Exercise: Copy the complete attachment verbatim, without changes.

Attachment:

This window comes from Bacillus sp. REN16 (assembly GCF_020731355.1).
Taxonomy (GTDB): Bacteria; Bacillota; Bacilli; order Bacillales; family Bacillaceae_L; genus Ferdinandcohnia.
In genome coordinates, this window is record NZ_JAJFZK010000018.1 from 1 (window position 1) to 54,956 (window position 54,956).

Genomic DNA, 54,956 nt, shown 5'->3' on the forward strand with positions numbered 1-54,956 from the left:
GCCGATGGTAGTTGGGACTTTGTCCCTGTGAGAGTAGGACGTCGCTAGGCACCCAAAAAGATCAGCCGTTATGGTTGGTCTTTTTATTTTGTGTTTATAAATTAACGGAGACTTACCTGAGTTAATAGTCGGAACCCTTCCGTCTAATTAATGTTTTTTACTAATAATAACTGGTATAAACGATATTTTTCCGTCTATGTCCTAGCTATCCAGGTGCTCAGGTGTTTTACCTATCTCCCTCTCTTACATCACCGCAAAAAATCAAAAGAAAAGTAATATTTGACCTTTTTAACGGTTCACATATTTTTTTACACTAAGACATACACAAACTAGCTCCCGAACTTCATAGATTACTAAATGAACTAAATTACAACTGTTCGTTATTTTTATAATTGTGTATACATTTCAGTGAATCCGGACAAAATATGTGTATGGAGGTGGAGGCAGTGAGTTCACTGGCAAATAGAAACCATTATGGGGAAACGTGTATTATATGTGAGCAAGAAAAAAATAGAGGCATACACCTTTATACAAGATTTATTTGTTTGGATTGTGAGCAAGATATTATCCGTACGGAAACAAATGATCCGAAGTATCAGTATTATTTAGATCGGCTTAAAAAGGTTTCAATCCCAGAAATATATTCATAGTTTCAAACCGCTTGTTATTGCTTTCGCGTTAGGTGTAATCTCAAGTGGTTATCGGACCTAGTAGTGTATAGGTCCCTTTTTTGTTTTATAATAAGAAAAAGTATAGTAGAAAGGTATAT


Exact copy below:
This window comes from Bacillus sp. REN16 (assembly GCF_020731355.1).
Taxonomy (GTDB): Bacteria; Bacillota; Bacilli; order Bacillales; family Bacillaceae_L; genus Ferdinandcohnia.
In genome coordinates, this window is record NZ_JAJFZK010000018.1 from 1 (window position 1) to 54,956 (window position 54,956).

Genomic DNA, 54,956 nt, shown 5'->3' on the forward strand with positions numbered 1-54,956 from the left:
GCCGATGGTAGTTGGGACTTTGTCCCTGTGAGAGTAGGACGTCGCTAGGCACCCAAAAAGATCAGCCGTTATGGTTGGTCTTTTTATTTTGTGTTTATAAATTAACGGAGACTTACCTGAGTTAATAGTCGGAACCCTTCCGTCTAATTAATGTTTTTTACTAATAATAACTGGTATAAACGATATTTTTCCGTCTATGTCCTAGCTATCCAGGTGCTCAGGTGTTTTACCTATCTCCCTCTCTTACATCACCGCAAAAAATCAAAAGAAAAGTAATATTTGACCTTTTTAACGGTTCACATATTTTTTTACACTAAGACATACACAAACTAGCTCCCGAACTTCATAGATTACTAAATGAACTAAATTACAACTGTTCGTTATTTTTATAATTGTGTATACATTTCAGTGAATCCGGACAAAATATGTGTATGGAGGTGGAGGCAGTGAGTTCACTGGCAAATAGAAACCATTATGGGGAAACGTGTATTATATGTGAGCAAGAAAAAAATAGAGGCATACACCTTTATACAAGATTTATTTGTTTGGATTGTGAGCAAGATATTATCCGTACGGAAACAAATGATCCGAAGTATCAGTATTATTTAGATCGGCTTAAAAAGGTTTCAATCCCAGAAATATATTCATAGTTTCAAACCGCTTGTTATTGCTTTCGCGTTAGGTGTAATCTCAAGTGGTTATCGGACCTAGTAGTGTATAGGTCCCTTTTTTGTTTTATAATAAGAAAAAGTATAGTAGAAAGGTATAT